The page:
Kashif–An appreciation

Singer-songwriter-producer Kashif died Sept. 25 at 59. He had only recently resumed performing after a long absence from the concert scene—and was working hard on a documentary series about the history of R&B.

But outside of his self-published 1996 book Everything You’d Better Know About the Record Industry, little had been heard from the multi-talented R&B artist, who was such a major force in the 1980s.

“He was turning everyone’s head around about the electronics of R&B,” says music researcher/historian and former Billboard columnist Brian Chin. “That was when his song ‘I’m in Love’ by Evelyn King was sold out in every record store, and I was hearing it several times in one afternoon–on every radio station I was monitoring.”

That was 1981, when Evelyn “Champagne” King’s recording of Kashif’s “I’m in Love” topped both soul and dance charts in Billboard—and reached No. 40 on its Hot 100. Also in the ‘80s, he recorded his own albums—as Chin notes, heavily employing electronics and synthesizers—while working with the likes of Melba Moore, George Benson, Meli’sa Morgan and Kenny G. He produced Whitney Houston’s first big hit “You Give Good Love” for her self-titled 1985 debut album and duetted with her on its “Thinking About You,” which he also co-wrote.

He scored, too, in the New Jack Swing era of the late ‘80s, with his own hit “Personality.”

“Kashif was so impeccably qualified top-to-bottom that his how-to book inevitably was titled Everything You’d Better Know About the Record Industry,” says Chin. “He remained accessible for three decades of hit-making, and that’s why I know I’m always going to feel his loss personally.”

Rock and Roll Hall of Fame nominations focus on 1970s and beyond

It’s been 10 years at least since I and a number of Rock and Roll Hall of Fame nominating committee members were let go, ostensibly, the form email firing us said, to bring in younger ones more conversant in 1970s rock. Then a couple years ago there was a final bloodletting ridding the committee of virtually all nominators—many of whom had been on since the RockHall’s launch—who had any knowledge of the ‘50s and ‘60s, when rock ‘n’ roll really was rock ‘n’ roll.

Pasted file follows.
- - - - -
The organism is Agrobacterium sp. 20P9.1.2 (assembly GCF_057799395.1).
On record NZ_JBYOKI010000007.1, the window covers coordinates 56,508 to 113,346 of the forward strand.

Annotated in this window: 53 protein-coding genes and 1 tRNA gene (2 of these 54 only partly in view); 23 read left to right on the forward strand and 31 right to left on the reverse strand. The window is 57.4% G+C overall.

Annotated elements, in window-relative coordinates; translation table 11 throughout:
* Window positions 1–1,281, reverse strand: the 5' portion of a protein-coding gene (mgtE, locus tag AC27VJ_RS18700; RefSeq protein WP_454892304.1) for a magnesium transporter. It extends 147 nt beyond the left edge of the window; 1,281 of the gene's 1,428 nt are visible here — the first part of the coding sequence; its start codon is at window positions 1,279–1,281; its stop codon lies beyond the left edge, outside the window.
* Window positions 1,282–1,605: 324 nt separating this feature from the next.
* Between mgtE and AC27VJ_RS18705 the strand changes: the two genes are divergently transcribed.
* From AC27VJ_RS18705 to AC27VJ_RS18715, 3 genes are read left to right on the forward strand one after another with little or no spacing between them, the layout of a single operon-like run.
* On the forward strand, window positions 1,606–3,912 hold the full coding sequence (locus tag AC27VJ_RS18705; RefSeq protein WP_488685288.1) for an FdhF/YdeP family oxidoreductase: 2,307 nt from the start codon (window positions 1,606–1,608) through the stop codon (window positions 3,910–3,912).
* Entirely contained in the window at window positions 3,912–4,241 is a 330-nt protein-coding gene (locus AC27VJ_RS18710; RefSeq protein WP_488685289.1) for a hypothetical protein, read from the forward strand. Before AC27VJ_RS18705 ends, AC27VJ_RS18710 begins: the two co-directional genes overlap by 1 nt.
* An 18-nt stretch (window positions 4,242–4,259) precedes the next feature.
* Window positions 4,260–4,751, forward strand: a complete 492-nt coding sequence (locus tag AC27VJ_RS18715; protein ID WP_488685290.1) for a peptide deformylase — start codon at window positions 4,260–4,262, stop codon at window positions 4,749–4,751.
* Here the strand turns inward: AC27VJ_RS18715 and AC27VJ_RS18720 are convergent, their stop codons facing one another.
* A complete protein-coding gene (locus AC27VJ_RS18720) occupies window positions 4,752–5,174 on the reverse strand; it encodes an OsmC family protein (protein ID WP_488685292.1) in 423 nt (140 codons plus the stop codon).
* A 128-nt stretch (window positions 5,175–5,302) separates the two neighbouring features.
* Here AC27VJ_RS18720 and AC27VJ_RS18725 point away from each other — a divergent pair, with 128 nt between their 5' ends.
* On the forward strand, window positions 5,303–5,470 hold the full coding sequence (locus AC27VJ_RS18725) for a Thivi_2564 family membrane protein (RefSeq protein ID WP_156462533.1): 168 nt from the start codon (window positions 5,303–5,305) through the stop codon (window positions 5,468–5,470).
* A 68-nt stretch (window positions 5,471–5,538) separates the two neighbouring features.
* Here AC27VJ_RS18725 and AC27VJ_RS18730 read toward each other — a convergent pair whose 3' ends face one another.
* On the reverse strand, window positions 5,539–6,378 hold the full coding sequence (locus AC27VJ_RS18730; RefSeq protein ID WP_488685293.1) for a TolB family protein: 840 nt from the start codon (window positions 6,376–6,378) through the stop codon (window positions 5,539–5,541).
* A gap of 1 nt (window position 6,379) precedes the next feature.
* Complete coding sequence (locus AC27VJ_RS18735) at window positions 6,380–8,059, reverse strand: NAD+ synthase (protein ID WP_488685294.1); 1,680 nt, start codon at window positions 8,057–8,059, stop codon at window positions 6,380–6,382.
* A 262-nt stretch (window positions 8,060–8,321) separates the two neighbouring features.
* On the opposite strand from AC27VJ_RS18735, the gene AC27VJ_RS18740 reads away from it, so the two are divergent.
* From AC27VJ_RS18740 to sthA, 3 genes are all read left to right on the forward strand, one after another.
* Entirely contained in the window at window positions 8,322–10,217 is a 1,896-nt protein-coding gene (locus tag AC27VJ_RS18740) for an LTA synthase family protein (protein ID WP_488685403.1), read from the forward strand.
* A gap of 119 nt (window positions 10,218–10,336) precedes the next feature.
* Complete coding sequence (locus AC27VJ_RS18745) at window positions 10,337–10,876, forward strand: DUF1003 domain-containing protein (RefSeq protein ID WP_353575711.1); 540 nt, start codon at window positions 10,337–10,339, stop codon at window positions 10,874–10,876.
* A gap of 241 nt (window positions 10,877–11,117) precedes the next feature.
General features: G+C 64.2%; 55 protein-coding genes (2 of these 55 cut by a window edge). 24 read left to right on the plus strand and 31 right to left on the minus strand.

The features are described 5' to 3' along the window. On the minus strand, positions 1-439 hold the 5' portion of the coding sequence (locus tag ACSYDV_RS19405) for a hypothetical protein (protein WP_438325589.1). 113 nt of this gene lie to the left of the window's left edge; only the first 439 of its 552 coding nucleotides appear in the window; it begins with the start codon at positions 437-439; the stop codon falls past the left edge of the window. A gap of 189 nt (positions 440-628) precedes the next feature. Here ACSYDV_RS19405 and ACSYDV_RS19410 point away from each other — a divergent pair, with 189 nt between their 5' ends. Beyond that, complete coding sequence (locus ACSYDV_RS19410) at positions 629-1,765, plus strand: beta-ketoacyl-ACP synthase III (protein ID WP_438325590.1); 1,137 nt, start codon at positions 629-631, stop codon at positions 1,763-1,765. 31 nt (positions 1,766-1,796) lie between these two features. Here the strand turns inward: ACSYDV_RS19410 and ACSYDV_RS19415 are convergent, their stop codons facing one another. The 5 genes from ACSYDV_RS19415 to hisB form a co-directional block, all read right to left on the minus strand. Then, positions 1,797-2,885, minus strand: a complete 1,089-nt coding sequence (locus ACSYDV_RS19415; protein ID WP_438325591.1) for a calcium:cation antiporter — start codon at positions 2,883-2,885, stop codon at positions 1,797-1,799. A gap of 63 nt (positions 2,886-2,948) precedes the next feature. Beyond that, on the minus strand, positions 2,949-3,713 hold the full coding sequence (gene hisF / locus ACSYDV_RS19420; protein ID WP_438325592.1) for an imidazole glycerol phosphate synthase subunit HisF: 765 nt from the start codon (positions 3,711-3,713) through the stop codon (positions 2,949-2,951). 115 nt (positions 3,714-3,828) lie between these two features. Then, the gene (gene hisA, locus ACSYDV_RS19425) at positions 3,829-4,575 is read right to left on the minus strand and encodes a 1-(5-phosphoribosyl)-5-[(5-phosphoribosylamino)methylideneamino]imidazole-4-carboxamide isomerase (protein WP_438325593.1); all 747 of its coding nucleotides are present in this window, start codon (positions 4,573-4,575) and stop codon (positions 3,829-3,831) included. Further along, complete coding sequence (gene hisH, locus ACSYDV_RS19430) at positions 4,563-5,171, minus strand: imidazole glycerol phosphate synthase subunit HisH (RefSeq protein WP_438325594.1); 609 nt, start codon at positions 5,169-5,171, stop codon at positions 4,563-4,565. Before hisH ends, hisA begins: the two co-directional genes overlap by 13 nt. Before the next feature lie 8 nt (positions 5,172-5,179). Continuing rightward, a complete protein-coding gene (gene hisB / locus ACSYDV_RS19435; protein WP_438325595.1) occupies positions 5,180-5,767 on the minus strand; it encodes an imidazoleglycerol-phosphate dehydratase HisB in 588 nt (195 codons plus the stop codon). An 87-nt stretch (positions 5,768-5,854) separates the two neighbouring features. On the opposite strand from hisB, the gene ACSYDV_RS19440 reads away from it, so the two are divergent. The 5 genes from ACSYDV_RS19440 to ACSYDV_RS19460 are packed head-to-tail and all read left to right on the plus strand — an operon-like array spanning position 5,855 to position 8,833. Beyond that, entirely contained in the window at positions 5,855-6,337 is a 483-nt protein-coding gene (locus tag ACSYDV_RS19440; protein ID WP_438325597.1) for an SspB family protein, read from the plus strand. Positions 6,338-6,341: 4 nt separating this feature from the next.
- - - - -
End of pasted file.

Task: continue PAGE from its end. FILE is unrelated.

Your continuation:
Well, with today’s announcement of the 2017 Rock and Roll Hall of Fame nominees, the turnover is pretty much complete. First time nominees Pearl Jam and Tupac Shakur, both in their first year of eligibility, are most certainly shoo-ins, with the other 17 nominees also coming mainly from the ‘70s and after.

Looking at the nominees from my g-g-generation, I’m happy to see The Zombies back on the list—one of the few ‘60s artists who sound just as good today as they did 50 years ago, when they broke artistic ground in the British Invasion. The MC5 are back, too, and also deserve to go in—though neither are no-brainers for RockHall voters with fading memories or who are just too young to remember. Other pre-‘70s nominees are first-timers Steppenwolf and Joan Baez—both deserving but likely too far back in the past, and five-time nominee Joe Tex, who will likely have to wait at least for his sixth.

The two other ‘80s acts—Jane’s Addiction and Depeche Mode–are both first-timers, and thanks to short-term memories would seem to have a good shot at going in unless Pearl Jam and Tupac cancel them out. That leaves 10 nominees—all from the ‘70s–which it’s been determined that I know little about, no matter that I wrote the first book on The Ramones.

Starting with punk/new wave, then, first-time nominee Bad Brains are worthy, but probably too obscure for a more mainstream electorate, who might prefer The Cars, back with their second nomination. On the R&B tip, I just don’t feel it for Janet Jackson and Chaka Khan (both second-timers), though disco’s Chic, with their record-setting 11th nomination, just might turn the trick this time, if only to put them out of their misery—plus Nile Rodgers and his late Chic co-founder Bernard Edwards just went into the Songwriters Hall of Fame.

Chicago went in last year, which may bode well for the softer ‘70s rock of Yes, now on its third nomination, and first timers Journey and Electric Light Orchestra, with ELO getting the nod here on merit.

The final two nominees—Kraftwerk and J. Geils Band—are significant, for sure, but probably also limited in the glitz factor that is now such a major part of awards recognition, even by what should be such a credible organization as the Rock and Roll Hall of Fame. But credibility, as everyone knows, disappeared from the RockHall long ago.